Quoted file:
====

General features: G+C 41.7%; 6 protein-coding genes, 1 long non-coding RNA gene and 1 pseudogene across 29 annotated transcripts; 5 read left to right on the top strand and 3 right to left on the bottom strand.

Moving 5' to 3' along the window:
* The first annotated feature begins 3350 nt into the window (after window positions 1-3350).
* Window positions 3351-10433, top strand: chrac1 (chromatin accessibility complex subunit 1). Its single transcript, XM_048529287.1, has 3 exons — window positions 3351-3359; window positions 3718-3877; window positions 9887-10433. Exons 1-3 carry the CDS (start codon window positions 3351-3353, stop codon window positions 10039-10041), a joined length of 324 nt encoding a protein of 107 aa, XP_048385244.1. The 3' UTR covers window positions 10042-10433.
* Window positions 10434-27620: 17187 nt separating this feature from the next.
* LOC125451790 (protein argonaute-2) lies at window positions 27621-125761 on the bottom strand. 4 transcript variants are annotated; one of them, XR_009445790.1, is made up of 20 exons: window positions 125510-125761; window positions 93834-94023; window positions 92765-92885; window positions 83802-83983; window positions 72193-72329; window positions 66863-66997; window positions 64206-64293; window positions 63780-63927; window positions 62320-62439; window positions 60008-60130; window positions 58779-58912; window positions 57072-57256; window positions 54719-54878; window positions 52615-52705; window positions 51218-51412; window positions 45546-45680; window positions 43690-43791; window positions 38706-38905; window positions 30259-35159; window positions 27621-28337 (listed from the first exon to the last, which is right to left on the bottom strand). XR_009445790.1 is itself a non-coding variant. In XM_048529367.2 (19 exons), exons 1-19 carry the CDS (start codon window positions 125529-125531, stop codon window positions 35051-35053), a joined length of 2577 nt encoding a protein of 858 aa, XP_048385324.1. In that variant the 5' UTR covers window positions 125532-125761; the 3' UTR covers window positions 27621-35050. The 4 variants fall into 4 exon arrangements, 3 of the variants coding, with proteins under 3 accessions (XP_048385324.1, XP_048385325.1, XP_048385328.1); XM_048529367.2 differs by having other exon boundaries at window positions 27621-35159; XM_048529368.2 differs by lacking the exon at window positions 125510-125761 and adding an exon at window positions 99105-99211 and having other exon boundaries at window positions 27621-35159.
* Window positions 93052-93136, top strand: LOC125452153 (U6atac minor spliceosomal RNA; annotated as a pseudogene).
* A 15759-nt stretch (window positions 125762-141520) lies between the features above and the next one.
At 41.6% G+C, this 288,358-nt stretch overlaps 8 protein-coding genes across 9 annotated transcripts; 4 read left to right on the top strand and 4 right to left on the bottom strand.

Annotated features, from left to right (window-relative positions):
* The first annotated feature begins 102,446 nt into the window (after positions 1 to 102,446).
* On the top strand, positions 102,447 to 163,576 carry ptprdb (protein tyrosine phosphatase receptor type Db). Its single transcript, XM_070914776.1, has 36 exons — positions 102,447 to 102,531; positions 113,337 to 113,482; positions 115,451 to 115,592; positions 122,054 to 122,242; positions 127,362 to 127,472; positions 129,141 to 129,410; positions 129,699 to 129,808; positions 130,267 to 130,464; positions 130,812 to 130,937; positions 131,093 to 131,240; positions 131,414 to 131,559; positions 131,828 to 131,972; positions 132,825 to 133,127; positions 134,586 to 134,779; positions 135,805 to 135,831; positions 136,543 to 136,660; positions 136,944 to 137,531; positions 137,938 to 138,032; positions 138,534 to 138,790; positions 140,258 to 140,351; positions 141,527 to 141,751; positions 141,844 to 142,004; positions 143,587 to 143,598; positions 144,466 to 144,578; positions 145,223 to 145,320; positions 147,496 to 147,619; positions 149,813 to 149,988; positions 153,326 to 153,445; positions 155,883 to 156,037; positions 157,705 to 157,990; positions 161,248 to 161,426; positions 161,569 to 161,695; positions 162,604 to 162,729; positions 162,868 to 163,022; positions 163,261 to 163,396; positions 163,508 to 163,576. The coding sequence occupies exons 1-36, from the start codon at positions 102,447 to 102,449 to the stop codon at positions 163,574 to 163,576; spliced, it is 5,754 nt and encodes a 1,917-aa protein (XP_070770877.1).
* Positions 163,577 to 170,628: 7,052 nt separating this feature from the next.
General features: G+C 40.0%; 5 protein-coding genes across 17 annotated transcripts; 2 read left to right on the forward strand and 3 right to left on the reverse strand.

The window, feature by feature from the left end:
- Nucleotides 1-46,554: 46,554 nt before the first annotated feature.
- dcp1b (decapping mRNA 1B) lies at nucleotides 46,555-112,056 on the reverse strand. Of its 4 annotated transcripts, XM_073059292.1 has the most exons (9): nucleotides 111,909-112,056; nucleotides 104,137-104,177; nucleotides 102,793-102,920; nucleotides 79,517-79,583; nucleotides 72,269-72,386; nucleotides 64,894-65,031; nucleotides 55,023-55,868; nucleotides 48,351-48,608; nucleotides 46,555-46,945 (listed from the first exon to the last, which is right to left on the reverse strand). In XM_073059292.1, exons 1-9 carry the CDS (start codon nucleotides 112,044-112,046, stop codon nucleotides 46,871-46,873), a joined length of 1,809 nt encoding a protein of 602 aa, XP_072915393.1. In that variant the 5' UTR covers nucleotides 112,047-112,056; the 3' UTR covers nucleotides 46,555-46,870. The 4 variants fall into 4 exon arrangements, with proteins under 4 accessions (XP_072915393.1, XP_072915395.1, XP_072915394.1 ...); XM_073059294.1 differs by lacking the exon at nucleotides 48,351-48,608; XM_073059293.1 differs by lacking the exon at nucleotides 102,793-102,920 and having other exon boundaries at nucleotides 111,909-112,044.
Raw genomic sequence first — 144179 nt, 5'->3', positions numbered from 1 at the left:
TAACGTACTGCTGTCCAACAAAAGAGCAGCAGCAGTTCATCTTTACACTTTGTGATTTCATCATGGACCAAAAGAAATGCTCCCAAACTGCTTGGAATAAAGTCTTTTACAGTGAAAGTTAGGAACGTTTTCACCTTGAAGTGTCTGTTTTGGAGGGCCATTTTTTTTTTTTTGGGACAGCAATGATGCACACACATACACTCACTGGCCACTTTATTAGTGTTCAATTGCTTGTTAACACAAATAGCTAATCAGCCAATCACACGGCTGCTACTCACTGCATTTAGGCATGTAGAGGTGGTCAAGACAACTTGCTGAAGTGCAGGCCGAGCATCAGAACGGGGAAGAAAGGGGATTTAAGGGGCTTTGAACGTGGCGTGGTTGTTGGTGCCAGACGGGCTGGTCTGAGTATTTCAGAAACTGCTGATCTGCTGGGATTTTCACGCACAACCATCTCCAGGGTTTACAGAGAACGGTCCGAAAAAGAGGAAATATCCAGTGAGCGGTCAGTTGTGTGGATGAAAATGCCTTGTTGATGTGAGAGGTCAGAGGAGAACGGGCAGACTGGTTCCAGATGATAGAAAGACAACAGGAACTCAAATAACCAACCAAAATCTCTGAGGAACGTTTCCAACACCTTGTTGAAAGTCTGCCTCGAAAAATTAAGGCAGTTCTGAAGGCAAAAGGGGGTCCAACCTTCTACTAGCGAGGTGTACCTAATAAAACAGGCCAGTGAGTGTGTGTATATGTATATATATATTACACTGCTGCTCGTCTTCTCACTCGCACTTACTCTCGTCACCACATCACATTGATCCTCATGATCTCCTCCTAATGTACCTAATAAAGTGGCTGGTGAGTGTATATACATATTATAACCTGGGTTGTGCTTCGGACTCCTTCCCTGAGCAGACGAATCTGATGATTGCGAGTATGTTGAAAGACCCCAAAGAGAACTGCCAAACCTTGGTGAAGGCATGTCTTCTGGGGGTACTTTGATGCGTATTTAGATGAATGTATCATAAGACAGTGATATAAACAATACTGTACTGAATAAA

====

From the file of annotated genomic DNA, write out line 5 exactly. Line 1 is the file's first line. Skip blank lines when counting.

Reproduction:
* Window positions 10434-27620: 17187 nt separating this feature from the next.